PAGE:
I was 15 in the summer of 1968, when it seemed everybody my age and older was out in the streets. Instead, I hunkered down and let the world’s rage, turbulence, and intensity come to me. I absorbed it all. And got so used to my hopes being dashed by the events of that summer that I expected disappointment each day as if it were a regular meal.
One of those disappointments came from an unexpected source: a cover story in the now-defunct Look magazine that June announcing itself with these five words: “Sidney Poitier by James Baldwin.” Poitier was a year removed from a trifecta of major hits—To Sir with Love, In the Heat of the Night, and Guess Who’s Coming to Dinner—that affirmed his unprecedented stature as a Black movie star big enough to draw millions of dollars and viewers on his name alone. At the same time, Poitier was also drawing increasing criticism that his movie image was too accommodating to whites to reflect the increasing militancy in the Black community—especially in the wake of Martin Luther King’s assassination three months earlier. I wanted to hear more from Poitier on this and other matters, and who better to get it out of him than the Black writer who was himself under increasing scrutiny from militant writers and yet remained an influential and respected voice and, as with Poitier, achieved a level of fame that transcended racial barriers?
But the article wasn’t an interview with Poitier so much as an essay about how well Baldwin knew Poitier and how he generally felt about Poitier’s work. My younger self believed the piece, on its surface, to be insufficiently engaged with the sociopolitical urgencies of the moment and, thus, seeming to indicate that the militants had a point about both Poitier and Baldwin; that history’s headlong momentum was already transforming them from heroes of the civil rights era into anachronisms. Put plainly, the article seemed, on its surface, more like something that belonged in a gushy fan magazine than a “serious” engagement with the meaning of Poitier’s success and what it meant for the future of what was now being commonly referred to as “Black America.”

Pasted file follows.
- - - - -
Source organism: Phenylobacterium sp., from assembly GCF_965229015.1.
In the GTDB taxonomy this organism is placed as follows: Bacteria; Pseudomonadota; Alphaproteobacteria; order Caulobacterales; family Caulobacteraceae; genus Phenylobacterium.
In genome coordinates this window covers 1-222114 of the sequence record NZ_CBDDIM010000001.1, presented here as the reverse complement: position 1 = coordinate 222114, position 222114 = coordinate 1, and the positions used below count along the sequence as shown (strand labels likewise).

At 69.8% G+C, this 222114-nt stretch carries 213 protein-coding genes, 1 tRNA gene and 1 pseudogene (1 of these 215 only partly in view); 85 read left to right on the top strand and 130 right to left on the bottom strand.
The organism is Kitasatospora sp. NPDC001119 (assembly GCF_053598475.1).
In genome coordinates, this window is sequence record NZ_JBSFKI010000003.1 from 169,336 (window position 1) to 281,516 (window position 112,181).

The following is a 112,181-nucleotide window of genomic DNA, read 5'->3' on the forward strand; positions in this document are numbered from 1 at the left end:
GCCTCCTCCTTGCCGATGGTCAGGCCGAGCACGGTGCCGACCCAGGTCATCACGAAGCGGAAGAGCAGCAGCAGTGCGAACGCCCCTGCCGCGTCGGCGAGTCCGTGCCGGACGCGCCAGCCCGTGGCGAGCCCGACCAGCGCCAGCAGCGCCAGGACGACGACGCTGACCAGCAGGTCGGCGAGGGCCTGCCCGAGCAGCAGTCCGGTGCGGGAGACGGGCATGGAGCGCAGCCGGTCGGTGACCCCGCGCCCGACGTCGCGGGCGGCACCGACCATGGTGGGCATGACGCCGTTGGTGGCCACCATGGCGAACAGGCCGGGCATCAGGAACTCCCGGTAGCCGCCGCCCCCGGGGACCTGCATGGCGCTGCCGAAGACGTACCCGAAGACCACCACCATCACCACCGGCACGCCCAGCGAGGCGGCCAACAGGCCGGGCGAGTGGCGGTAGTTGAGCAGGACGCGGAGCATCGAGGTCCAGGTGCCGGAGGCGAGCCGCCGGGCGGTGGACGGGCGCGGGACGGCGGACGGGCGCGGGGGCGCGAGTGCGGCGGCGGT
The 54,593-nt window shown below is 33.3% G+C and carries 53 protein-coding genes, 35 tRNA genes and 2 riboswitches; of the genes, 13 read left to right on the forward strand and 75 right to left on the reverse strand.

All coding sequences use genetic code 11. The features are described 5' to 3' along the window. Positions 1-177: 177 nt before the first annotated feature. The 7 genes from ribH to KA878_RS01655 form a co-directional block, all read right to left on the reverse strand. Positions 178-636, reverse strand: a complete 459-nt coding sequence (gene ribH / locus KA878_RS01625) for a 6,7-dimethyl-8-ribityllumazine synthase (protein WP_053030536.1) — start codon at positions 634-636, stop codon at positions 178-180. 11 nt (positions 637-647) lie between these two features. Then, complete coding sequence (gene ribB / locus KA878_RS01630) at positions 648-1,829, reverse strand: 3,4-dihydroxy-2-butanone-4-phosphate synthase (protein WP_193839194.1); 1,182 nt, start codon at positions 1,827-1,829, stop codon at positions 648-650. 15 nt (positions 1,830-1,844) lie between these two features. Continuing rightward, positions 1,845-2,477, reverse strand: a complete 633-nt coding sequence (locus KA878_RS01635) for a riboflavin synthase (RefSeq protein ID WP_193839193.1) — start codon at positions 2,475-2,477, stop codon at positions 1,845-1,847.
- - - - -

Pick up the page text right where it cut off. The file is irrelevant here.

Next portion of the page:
Sir Sidney Poitier died last week at age 94, and the subsequent expression of grief and gratitude throughout America and the world is enough to suggest that his heroism and respect outlasted any misgivings toward his commitment and legacy. Baldwin’s reputation has likewise ascended to the point where he has since the turn of this century inspired waves of Black activists, writers, filmmakers, and rap artists. It thus occurred to me that I should take another look at that Look magazine piece, assuming I could find it.
I did find it, in The Cross of Redemption: Uncollected Writings, a grab bag of Baldwin’s piece work, edited by the late Randall Kenan and published in 2010, 23 years after Baldwin’s death. The Poitier essay remains as impressionistic as I remembered it; it isn’t as deep or as fully realized as Baldwin’s best work. But in hindsight it turns out to be more substantive and prescient than my 15-year-old self was willing, or ready, to acknowledge.
First off, it acknowledges, early on, suspicions from within the Black community back in the mid-to-late 1960s that Poitier’s success was putting him at a far remove from his roots: “‘Know from whence you came,’ Sidney once said to me, and Sidney, his detractors to the contrary, does know whence he came. But it can become very difficult to remain in touch with all that nourishes you when you have arrived at Sidney’s eminence and are in the interesting, delicate, and terrifying position of being part of a system that you know you have to change.”